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Senate Watch 2010
Twenty states to keep an eye on.


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John J. Miller

A year after the decimation of 2008, Republicans are newly confident about their election prospects in the Senate. Then again, they have almost nowhere to go but up: The GOP occupies only 40 seats, compared to 58 for the Democrats (plus a pair of “independent” allies, Joe Lieberman of Connecticut and Bernie Sanders of Vermont).

As always, many races are foregone conclusions, such as the special election in Massachusetts next month to choose a successor to the late Ted Kennedy. But at least 20 of the 2010 Senate races are worth watching. Herewith, a state-by-state summary.

ARIZONA: Could Republican senator John McCain possibly lose two elections in a row? Last month, a Rasmussen poll of likely GOP primary voters suggested that Barack Obama may not be the last guy to defeat him: McCain clings to a measly two-point lead over former congressman J. D. Hayworth, 45 percent to 43 percent. Right now, Hayworth, a talk-radio host, is not even a declared candidate. There’s a significant gender gap, with McCain winning big among women and Hayworth well ahead among men. Democrats have yet to put forward a top-tier candidate. The primary is late, on August 24. LIKELY REPUBLICAN RETENTION.

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ARKANSAS: Democratic senator Blanche Lincoln faces a tough election. A new Rasmussen poll of likely voters shows her trailing Republican state senator Gilbert Baker, 47 percent to 41 percent. Three other Republicans — businessman Curtis Coleman, activist Tom Cox, and state-senate majority leader Kim Hendren — also enjoy leads over Lincoln. Two-term incumbents are difficult to unseat, and Lincoln should not be underestimated — but neither should any of her challengers. LEANING DEMOCRATIC RETENTION.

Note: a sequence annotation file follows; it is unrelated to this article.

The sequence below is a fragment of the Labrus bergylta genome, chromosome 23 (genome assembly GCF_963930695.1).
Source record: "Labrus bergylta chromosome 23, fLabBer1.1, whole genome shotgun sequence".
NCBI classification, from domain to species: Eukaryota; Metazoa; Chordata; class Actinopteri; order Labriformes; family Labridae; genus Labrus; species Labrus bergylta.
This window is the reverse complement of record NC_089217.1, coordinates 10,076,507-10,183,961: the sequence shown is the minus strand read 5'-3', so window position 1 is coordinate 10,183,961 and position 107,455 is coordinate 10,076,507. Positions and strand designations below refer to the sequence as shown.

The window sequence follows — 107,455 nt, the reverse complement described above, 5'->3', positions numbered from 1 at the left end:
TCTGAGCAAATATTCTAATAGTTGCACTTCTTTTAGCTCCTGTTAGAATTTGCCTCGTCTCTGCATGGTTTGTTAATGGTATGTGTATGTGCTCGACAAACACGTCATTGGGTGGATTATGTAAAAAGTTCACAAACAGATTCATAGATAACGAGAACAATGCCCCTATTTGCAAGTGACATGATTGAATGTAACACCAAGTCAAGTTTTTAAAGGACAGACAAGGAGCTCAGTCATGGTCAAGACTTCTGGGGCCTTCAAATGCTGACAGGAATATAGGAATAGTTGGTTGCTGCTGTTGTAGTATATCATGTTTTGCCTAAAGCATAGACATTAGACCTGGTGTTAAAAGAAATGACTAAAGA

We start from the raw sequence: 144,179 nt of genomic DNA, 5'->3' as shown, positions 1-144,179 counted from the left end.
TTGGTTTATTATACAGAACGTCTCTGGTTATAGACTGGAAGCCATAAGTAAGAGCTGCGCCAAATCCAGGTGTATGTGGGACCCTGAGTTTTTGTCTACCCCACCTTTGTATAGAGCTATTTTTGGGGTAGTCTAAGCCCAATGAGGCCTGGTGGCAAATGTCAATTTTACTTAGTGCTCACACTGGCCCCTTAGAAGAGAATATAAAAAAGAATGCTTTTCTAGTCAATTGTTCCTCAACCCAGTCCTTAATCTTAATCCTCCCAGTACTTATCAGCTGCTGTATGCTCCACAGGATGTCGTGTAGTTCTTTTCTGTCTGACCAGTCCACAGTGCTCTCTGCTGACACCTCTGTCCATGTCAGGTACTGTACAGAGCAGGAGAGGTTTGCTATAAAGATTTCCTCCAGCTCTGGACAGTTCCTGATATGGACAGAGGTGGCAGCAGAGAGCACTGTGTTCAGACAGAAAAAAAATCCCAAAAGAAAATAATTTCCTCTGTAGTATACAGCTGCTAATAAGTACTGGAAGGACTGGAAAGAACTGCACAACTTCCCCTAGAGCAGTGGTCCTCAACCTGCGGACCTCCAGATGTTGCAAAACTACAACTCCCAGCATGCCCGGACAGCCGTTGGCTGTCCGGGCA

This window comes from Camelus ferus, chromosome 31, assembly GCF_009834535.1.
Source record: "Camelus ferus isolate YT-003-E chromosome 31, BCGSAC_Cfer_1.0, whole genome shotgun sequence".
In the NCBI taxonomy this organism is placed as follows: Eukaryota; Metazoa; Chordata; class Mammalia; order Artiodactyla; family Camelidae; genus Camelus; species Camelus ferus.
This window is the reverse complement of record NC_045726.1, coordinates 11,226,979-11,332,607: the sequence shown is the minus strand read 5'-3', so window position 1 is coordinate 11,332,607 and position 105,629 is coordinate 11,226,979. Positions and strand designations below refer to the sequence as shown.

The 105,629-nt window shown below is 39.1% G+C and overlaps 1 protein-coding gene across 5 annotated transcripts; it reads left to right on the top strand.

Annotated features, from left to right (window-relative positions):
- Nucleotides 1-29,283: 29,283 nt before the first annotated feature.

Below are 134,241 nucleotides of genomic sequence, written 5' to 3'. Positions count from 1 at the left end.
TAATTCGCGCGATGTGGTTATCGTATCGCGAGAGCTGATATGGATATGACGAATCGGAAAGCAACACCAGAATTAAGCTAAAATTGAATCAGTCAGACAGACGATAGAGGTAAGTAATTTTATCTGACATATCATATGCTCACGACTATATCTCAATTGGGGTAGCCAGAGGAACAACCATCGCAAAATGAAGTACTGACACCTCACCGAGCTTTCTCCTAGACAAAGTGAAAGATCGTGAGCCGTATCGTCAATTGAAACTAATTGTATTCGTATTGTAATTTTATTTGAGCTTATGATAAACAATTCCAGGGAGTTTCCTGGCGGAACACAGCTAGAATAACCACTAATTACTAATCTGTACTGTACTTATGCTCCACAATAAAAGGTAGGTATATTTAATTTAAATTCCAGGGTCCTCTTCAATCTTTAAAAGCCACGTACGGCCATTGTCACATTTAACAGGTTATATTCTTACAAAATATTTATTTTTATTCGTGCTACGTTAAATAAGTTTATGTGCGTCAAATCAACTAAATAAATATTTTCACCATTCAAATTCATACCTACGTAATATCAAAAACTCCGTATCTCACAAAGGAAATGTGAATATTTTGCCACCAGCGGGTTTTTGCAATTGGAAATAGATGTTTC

CALIFORNIA: Conservatives always think Democrat Barbara Boxer will be more vulnerable than she really is. Their hope for 2010 is that an exceptionally strong GOP year finally will make the difference. On June 8, Republican primary voters will decide between state senator Chuck DeVore and former Hewlett-Packard executive Carly Fiorina. Last month, a Rasmussen poll of likely voters showed Boxer leading both by double digits. LEANING DEMOCRATIC RETENTION.

COLORADO: Michael Bennet, the Democrat appointed to fill out the remainder of fellow Democrat Ken Salazar’s term when Salazar was appointed secretary of the interior, will seek a new term of his own. He faces a primary challenge from former state house speaker Andrew Romanoff. The Republican favorite is former lieutenant governor Jane Norton, who must survive her own primary against Weld County district attorney Ken Buck and former state senator Tom Wiens. In September, a Rasmussen poll of likely voters put Norton ahead of Bennet, 45 percent to 36 percent. TOSS-UP.